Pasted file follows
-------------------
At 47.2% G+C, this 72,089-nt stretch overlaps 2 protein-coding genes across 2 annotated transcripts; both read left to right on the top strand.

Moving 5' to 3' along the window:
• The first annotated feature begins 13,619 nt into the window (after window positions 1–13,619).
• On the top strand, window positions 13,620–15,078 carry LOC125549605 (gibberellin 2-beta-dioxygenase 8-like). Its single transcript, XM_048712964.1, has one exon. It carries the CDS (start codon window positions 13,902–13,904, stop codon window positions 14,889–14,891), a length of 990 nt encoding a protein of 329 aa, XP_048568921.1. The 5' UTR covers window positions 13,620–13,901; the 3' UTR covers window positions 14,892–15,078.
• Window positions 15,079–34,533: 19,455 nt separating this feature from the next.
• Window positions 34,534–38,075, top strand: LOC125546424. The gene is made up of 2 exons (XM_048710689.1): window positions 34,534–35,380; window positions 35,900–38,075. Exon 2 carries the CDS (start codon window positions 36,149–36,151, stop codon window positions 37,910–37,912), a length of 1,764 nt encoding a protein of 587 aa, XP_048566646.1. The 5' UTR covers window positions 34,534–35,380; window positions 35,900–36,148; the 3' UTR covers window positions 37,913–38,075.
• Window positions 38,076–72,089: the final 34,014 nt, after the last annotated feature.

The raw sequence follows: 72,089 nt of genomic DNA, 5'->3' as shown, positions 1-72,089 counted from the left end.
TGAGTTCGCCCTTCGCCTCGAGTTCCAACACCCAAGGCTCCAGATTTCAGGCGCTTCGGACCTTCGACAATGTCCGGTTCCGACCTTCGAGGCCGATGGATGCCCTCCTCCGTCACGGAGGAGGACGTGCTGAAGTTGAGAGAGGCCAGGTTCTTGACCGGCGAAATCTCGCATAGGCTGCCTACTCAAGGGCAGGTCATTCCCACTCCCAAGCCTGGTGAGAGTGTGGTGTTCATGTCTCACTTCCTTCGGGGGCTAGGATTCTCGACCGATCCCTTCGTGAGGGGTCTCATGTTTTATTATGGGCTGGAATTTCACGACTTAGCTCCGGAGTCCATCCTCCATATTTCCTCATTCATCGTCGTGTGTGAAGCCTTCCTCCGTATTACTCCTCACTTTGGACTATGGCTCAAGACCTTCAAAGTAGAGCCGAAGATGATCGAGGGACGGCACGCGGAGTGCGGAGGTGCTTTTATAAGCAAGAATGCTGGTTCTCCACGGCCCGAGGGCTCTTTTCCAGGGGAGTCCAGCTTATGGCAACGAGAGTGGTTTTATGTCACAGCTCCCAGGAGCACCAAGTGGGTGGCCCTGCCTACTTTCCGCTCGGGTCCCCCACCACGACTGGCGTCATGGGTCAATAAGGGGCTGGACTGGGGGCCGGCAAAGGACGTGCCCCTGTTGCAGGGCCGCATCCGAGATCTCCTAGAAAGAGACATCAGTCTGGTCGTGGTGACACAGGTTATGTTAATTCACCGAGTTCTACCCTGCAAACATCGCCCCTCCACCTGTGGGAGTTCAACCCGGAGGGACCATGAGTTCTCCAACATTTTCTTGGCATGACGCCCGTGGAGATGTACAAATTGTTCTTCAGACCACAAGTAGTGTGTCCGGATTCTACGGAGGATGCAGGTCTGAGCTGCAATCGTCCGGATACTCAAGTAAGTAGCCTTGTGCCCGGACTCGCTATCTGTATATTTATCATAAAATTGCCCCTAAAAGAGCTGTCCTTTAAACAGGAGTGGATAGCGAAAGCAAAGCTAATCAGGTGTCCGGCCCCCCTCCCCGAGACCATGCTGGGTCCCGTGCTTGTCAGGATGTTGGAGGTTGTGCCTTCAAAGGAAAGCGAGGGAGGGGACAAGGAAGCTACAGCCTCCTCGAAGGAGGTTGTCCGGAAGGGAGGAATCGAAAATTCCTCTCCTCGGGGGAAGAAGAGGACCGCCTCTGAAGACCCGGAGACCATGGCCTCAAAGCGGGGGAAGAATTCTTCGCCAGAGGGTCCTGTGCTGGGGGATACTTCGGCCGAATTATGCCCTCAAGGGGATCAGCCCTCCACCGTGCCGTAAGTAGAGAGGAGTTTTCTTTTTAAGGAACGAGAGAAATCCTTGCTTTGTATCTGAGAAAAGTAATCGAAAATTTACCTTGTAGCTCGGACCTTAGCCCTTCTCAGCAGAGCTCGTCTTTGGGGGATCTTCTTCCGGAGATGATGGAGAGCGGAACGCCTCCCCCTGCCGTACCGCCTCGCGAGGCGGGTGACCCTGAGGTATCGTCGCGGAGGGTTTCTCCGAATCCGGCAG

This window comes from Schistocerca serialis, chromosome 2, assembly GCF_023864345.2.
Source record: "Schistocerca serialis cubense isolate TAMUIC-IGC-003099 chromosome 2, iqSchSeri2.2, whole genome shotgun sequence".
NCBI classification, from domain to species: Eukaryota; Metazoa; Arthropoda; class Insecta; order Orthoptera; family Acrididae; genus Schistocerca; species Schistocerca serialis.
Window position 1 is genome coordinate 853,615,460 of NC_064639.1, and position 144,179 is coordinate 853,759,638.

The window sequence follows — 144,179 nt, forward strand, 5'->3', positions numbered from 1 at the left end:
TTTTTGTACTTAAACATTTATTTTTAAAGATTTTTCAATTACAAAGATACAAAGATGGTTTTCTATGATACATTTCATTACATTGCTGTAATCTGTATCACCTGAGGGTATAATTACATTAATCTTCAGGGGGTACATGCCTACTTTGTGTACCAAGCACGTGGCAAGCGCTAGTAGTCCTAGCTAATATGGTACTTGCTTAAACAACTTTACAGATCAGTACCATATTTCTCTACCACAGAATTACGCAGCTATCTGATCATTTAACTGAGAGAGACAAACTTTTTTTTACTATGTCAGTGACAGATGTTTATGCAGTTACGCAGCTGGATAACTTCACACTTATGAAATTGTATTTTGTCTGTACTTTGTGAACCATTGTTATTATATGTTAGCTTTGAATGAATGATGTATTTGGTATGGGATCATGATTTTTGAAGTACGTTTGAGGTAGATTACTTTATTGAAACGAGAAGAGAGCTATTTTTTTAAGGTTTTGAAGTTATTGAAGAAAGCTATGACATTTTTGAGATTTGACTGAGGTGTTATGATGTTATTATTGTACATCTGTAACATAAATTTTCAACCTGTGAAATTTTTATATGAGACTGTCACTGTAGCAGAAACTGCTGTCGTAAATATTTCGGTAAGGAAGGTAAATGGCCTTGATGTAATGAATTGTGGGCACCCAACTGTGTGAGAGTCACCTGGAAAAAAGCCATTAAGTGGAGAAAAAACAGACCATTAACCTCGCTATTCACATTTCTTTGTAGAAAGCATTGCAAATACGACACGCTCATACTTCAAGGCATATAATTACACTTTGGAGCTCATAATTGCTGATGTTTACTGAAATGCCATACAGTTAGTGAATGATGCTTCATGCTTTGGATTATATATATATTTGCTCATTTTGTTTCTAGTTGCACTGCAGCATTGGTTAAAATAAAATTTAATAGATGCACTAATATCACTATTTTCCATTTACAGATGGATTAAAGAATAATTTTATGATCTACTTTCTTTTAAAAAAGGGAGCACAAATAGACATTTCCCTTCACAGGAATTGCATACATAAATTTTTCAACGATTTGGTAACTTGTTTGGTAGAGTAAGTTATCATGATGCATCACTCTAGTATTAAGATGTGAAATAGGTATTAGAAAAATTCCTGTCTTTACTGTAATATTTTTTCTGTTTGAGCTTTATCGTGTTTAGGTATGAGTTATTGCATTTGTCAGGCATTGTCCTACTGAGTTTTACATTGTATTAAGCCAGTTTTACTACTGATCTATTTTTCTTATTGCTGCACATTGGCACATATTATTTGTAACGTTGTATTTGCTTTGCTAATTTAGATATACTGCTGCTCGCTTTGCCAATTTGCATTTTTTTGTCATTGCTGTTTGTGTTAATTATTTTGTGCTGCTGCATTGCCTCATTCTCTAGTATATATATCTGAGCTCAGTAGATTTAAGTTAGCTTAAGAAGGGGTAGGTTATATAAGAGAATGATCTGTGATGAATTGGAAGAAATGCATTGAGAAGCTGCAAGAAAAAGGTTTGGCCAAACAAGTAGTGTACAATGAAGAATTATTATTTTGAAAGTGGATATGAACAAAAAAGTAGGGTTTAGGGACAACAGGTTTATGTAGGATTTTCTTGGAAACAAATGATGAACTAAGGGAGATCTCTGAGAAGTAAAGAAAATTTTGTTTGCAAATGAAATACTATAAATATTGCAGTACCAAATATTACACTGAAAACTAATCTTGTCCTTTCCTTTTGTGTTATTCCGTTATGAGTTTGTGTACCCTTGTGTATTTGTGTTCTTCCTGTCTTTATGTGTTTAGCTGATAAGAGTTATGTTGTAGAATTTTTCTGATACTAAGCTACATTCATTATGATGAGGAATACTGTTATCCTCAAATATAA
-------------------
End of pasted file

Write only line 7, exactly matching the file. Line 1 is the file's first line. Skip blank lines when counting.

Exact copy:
• Window positions 38,076–72,089: the final 34,014 nt, after the last annotated feature.